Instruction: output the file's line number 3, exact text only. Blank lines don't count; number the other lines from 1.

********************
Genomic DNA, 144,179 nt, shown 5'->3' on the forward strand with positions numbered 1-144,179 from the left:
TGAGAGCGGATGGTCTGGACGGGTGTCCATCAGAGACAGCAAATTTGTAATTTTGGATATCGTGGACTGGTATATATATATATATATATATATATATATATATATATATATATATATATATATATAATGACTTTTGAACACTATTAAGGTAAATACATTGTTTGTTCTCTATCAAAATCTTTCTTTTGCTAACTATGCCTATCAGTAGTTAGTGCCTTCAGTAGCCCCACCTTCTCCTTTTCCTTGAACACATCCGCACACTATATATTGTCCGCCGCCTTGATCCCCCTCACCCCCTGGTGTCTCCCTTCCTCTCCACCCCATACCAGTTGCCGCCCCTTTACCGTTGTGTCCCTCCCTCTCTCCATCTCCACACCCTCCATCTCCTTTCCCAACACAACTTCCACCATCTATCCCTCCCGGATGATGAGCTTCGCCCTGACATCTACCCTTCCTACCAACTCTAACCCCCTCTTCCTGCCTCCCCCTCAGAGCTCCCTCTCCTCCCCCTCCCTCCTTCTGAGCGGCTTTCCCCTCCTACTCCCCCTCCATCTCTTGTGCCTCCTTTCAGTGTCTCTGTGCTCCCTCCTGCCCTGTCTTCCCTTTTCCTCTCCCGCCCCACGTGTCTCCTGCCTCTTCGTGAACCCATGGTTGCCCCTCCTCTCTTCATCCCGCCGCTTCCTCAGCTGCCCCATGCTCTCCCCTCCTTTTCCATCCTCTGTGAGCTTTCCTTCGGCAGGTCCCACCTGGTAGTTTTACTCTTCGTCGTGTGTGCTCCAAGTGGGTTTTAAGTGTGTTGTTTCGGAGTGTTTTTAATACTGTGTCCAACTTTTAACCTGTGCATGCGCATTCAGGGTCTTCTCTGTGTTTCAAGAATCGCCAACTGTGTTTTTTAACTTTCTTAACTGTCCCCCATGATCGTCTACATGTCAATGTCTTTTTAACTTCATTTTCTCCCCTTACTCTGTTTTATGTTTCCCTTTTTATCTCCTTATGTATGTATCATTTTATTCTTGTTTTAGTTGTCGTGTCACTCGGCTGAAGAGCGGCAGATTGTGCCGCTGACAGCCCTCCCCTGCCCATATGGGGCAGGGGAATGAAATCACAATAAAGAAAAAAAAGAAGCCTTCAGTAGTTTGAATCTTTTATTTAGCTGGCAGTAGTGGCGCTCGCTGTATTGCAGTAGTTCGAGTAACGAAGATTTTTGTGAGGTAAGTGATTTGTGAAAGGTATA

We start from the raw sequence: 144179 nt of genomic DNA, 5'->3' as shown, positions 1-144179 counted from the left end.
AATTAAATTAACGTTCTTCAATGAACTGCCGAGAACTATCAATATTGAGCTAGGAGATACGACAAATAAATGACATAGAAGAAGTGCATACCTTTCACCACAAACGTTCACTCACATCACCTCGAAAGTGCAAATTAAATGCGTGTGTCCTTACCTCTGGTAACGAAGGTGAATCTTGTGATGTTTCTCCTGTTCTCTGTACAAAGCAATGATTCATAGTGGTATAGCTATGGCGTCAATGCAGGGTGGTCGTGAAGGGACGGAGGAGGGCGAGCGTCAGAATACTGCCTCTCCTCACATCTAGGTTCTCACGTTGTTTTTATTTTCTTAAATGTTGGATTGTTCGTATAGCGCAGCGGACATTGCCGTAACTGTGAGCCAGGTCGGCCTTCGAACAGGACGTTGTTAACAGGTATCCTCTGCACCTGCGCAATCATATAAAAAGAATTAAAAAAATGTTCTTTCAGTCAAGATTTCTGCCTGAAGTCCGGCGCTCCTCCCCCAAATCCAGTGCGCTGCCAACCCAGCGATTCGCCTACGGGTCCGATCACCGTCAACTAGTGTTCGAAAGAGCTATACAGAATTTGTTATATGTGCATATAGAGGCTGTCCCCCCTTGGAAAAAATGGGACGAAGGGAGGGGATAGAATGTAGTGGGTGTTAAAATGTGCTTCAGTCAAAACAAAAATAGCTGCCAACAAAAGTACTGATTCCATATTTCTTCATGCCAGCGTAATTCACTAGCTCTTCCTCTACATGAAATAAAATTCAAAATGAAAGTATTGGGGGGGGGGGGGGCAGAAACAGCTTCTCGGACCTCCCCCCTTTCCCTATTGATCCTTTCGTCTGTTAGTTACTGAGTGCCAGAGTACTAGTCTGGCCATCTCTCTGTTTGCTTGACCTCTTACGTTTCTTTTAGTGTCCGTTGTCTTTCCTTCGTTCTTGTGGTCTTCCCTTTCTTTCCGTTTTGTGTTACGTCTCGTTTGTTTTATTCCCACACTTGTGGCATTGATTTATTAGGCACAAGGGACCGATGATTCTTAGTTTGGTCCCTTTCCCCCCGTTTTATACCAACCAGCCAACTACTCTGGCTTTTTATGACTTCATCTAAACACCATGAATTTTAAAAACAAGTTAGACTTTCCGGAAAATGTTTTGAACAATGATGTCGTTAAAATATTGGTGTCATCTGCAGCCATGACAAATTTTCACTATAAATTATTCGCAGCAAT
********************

We start from the raw sequence: 144179 nt of genomic DNA, 5'->3' as shown, positions 1-144179 counted from the left end.